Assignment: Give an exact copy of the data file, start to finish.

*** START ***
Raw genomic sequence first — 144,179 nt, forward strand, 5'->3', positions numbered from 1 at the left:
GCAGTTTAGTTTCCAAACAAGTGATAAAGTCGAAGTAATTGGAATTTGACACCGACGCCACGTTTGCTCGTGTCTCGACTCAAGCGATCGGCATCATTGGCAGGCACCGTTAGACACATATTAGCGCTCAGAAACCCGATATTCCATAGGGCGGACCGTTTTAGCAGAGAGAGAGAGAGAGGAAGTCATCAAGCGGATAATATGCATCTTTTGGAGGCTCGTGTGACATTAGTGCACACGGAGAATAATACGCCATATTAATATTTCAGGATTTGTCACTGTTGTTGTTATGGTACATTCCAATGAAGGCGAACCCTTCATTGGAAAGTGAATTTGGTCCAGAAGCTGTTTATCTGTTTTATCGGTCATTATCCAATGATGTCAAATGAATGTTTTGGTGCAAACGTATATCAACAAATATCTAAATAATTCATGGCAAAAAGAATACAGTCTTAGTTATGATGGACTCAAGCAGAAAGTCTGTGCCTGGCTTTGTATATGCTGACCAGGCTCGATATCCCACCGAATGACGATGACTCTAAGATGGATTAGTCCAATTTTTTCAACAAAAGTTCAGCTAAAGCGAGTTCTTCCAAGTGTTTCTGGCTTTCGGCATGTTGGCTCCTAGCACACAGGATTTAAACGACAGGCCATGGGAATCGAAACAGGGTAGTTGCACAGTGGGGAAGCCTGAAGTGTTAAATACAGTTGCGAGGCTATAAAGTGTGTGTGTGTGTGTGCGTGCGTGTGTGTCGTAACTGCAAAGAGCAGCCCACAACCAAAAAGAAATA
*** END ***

Raw genomic sequence first — 144,179 nt, forward strand, 5'->3', positions numbered from 1 at the left:
GCAGTTTAGTTTCCAAACAAGTGATAAAGTCGAAGTAATTGGAATTTGACACCGACGCCACGTTTGCTCGTGTCTCGACTCAAGCGATCGGCATCATTGGCAGGCACCGTTAGACACATATTAGCGCTCAGAAACCCGATATTCCATAGGGCGGACCGTTTTAGCAGAGAGAGAGAGAGAGGAAGTCATCAAGCGGATAATATGCATCTTTTGGAGGCTCGTGTGACATTAGTGCACACGGAGAATAATACGCCATATTAATATTTCAGGATTTGTCACTGTTGTTGTTATGGTACATTCCAATGAAGGCGAACCCTTCATTGGAAAGTGAATTTGGTCCAGAAGCTGTTTATCTGTTTTATCGGTCATTATCCAATGATGTCAAATGAATGTTTTGGTGCAAACGTATATCAACAAATATCTAAATAATTCATGGCAAAAAGAATACAGTCTTAGTTATGATGGACTCAAGCAGAAAGTCTGTGCCTGGCTTTGTATATGCTGACCAGGCTCGATATCCCACCGAATGACGATGACTCTAAGATGGATTAGTCCAATTTTTTCAACAAAAGTTCAGCTAAAGCGAGTTCTTCCAAGTGTTTCTGGCTTTCGGCATGTTGGCTCCTAGCACACAGGATTTAAACGACAGGCCATGGGAATCGAAACAGGGTAGTTGCACAGTGGGGAAGCCTGAAGTGTTAAATACAGTTGCGAGGCTATAAAGTGTGTGTGTGTGTGTGCGTGCGTGTGTGTCGTAACTGCAAAGAGCAGCCCACAACCAAAAAGAAATA